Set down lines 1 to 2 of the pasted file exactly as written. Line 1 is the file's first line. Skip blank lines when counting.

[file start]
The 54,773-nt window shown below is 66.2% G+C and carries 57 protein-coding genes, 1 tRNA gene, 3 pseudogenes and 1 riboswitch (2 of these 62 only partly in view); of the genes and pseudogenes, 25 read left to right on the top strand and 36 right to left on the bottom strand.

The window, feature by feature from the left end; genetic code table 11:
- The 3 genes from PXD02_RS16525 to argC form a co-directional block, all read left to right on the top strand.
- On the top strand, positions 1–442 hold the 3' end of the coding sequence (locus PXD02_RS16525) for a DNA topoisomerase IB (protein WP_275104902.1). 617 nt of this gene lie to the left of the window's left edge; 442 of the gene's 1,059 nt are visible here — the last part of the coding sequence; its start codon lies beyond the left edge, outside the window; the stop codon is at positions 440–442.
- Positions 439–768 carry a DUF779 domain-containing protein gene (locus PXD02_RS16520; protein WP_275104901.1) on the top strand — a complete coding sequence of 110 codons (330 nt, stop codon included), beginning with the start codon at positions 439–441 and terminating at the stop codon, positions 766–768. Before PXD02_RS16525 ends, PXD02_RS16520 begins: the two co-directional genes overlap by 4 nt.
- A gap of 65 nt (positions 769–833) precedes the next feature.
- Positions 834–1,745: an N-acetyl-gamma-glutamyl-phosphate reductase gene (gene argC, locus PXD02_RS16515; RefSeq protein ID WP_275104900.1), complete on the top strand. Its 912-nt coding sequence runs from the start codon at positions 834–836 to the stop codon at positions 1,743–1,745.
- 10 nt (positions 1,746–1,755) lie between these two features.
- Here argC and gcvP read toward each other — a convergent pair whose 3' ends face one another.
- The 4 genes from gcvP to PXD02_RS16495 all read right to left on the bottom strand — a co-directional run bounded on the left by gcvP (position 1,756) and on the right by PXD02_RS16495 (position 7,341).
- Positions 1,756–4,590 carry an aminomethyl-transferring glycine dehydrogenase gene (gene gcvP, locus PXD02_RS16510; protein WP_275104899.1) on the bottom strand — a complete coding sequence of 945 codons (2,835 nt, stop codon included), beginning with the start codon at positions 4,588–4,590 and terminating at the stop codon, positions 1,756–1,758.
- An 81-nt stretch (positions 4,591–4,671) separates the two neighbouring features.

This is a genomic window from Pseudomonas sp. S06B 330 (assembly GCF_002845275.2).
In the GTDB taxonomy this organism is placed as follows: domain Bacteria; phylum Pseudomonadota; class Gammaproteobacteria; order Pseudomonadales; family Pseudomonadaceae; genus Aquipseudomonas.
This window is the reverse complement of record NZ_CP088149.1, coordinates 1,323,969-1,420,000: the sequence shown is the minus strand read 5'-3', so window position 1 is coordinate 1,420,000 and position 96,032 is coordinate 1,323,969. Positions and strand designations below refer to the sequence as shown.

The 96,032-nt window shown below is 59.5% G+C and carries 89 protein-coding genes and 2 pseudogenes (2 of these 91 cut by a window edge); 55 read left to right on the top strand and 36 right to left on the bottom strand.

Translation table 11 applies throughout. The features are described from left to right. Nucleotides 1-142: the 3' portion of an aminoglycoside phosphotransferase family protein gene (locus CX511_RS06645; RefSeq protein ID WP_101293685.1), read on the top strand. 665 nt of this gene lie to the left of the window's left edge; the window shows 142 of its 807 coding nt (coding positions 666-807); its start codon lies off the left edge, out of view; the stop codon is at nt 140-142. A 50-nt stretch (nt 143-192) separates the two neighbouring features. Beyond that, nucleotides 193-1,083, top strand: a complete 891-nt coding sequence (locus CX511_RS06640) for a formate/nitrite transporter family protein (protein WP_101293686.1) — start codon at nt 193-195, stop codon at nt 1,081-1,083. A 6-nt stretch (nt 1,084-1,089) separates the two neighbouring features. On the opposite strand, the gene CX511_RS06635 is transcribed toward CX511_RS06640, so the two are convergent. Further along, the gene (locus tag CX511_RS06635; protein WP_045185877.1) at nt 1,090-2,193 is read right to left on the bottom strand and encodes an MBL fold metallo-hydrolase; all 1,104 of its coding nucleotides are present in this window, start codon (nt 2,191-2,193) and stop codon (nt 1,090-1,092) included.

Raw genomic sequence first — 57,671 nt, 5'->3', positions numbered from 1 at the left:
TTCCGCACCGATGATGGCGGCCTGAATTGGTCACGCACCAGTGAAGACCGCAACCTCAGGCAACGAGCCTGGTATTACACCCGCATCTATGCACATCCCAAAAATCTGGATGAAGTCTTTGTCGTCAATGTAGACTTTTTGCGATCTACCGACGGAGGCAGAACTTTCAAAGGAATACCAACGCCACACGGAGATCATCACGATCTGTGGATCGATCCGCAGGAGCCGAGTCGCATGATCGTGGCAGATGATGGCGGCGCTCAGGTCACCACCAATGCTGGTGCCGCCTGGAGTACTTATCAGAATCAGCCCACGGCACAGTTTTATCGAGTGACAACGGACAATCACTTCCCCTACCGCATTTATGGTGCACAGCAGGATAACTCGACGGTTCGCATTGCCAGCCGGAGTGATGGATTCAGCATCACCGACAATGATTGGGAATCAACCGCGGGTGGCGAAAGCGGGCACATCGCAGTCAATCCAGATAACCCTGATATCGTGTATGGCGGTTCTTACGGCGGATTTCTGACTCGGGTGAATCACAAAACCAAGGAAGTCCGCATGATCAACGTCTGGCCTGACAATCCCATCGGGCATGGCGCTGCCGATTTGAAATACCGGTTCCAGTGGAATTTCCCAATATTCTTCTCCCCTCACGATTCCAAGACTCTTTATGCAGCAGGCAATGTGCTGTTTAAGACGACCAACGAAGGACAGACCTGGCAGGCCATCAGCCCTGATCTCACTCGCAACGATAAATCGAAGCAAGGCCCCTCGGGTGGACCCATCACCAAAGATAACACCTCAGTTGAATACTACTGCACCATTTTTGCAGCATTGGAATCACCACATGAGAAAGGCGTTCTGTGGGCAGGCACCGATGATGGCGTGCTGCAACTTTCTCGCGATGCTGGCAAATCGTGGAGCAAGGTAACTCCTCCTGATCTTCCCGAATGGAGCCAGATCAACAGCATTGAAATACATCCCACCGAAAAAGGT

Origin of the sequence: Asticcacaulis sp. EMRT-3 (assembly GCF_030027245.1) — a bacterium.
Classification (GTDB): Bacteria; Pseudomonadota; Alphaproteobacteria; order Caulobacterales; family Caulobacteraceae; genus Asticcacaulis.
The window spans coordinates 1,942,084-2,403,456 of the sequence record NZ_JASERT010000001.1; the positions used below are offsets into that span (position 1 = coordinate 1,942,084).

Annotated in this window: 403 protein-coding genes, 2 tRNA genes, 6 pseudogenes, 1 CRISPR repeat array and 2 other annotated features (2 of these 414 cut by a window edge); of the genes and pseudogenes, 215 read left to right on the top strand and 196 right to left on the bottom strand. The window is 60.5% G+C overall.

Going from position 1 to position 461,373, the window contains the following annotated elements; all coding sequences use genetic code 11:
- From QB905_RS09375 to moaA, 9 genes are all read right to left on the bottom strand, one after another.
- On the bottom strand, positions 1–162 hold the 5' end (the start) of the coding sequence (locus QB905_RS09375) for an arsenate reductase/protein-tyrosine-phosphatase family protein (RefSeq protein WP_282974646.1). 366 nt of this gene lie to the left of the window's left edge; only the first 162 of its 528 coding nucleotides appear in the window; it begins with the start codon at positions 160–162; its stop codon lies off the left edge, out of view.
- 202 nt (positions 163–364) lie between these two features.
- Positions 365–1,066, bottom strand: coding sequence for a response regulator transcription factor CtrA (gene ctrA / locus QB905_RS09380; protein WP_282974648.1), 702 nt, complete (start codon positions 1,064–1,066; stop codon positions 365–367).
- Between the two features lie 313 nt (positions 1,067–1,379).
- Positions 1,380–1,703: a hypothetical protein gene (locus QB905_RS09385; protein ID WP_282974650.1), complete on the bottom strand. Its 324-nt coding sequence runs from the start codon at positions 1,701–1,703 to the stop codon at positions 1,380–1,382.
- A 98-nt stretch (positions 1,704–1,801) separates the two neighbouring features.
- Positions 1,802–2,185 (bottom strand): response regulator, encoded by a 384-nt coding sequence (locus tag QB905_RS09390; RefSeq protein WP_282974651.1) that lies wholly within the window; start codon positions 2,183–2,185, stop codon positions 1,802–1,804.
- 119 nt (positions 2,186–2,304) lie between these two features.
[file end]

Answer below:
The 54,773-nt window shown below is 66.2% G+C and carries 57 protein-coding genes, 1 tRNA gene, 3 pseudogenes and 1 riboswitch (2 of these 62 only partly in view); of the genes and pseudogenes, 25 read left to right on the top strand and 36 right to left on the bottom strand.

The window, feature by feature from the left end; genetic code table 11: